The death toll in the recent riots and the campaign of sabotage that accompanied them is now said to be at more than 330. National attention has overwhelmingly focused on Phoenix, the largely Indian and working-class township in Durban where 16 deaths have now been recorded. This has generated considerable focus on the relationships between Indian and African people.
The pro-Jacob Zuma forces have actively and often effectively sought to exploit the situation by inflaming it at every opportunity. There has been constant circulation of fake news and inflammatory statements on social media, often carefully calculated to incite as much fear and anger as possible. Unfortunately, many politicians, journalists and intellectuals have been swept up in the frenzy and contributed more heat than light.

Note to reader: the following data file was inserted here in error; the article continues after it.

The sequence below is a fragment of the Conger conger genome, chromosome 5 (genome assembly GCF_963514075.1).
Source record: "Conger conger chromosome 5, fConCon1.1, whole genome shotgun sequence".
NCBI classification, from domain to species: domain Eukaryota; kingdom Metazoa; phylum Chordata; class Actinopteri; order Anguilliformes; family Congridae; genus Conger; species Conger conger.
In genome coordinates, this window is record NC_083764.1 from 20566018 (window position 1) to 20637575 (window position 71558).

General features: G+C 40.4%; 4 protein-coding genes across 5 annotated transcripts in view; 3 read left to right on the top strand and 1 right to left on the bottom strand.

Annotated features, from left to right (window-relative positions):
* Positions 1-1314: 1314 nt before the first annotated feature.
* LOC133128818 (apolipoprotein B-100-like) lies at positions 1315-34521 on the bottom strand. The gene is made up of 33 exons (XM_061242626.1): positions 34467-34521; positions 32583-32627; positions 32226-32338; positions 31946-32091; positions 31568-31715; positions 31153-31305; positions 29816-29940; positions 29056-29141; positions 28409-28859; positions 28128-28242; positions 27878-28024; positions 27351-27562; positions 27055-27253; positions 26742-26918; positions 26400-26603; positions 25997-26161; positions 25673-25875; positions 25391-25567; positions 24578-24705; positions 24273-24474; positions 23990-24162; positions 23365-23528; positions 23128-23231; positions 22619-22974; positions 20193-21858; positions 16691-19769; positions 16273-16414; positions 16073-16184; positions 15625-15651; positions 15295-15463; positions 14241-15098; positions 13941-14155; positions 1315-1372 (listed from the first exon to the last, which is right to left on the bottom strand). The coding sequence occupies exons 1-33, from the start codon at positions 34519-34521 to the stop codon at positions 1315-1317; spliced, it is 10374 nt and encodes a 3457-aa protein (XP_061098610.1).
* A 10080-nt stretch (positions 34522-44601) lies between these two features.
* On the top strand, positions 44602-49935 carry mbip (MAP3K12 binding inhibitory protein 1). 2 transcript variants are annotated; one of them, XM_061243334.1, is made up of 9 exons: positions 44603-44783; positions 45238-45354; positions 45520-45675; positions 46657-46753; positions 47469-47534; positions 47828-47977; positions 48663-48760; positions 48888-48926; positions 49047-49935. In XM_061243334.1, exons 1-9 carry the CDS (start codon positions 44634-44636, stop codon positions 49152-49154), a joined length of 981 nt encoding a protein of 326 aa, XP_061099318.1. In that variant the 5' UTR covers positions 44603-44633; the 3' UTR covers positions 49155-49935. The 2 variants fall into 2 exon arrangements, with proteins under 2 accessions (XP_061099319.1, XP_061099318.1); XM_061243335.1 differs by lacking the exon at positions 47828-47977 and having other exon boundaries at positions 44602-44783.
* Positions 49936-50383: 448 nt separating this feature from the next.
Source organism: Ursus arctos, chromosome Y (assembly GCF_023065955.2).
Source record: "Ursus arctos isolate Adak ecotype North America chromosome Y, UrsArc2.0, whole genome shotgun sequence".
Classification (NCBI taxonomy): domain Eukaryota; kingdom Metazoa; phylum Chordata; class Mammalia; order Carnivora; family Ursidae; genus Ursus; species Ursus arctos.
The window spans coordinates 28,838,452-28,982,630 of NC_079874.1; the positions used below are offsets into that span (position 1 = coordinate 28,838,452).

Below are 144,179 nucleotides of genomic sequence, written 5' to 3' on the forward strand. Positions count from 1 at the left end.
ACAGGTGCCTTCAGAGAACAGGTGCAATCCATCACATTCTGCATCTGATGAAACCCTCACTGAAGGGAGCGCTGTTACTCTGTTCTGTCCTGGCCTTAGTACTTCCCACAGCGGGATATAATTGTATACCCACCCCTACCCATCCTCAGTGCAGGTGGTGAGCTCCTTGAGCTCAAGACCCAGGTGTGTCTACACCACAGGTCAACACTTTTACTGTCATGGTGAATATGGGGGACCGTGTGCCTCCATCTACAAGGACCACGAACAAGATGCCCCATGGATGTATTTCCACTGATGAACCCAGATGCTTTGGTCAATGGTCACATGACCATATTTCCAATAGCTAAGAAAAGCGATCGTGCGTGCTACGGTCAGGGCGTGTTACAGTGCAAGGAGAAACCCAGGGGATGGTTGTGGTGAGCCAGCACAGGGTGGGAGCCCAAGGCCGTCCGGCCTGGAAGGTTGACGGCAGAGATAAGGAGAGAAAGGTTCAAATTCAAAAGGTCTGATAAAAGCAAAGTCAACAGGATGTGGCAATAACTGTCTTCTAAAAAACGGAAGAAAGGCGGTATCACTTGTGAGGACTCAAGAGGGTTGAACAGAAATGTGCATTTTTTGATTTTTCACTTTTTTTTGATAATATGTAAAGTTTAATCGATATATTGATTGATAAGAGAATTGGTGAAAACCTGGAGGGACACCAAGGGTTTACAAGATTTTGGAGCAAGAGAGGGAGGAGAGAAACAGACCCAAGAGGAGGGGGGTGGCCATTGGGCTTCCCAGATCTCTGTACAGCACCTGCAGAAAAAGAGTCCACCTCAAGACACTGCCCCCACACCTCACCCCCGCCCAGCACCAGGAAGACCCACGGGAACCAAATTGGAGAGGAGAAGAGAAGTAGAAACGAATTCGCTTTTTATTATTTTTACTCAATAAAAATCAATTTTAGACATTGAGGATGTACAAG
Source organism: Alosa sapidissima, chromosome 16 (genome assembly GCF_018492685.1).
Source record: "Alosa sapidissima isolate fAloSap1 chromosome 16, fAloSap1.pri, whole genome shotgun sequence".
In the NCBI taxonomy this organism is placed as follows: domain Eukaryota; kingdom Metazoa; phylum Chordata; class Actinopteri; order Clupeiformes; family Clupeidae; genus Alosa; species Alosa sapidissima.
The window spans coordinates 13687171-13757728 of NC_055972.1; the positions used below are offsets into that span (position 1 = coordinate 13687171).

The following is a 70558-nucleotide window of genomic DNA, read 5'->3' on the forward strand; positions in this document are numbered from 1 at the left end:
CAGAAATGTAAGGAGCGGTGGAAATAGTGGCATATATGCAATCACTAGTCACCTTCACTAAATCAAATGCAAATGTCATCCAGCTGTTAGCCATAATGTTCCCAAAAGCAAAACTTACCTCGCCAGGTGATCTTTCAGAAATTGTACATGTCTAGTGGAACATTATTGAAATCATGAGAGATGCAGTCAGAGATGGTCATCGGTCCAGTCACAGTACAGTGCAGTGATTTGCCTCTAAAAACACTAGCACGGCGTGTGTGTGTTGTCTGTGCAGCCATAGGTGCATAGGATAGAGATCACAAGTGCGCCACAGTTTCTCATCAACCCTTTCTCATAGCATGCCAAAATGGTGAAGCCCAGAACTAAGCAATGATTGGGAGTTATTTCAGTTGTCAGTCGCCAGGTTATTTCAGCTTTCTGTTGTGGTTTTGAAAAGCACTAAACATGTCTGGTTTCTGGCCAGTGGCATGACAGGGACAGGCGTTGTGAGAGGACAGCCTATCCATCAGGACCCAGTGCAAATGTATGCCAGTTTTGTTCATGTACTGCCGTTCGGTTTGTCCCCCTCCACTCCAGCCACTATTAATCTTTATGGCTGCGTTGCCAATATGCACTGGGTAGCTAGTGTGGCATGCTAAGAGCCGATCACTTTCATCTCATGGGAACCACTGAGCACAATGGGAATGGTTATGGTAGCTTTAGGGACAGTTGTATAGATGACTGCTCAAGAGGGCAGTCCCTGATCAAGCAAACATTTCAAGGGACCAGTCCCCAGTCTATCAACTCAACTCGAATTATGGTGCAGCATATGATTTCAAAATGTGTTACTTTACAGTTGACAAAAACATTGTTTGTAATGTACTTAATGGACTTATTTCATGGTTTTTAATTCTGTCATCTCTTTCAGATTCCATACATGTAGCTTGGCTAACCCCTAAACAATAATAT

There is a febrile atmosphere in which paranoia is escalating, the crudest racial language has been used and there appears to be impunity for openly circulating threats to murder people at random, even children. Much of this is wildly divergent from ordinary life in Durban, in which there are all kinds of everyday conviviality along with enduring divisions.
Committing to non-racial politics
It may be useful to step back and offer some wider context to the situation in Durban. We all know that the apartheid system used Indians as a “buffer” race between whites and Africans and offered Indians better treatment than Africans in significant respects. This escalated with the failed attempt to win consent for the tricameral system in the 1980s.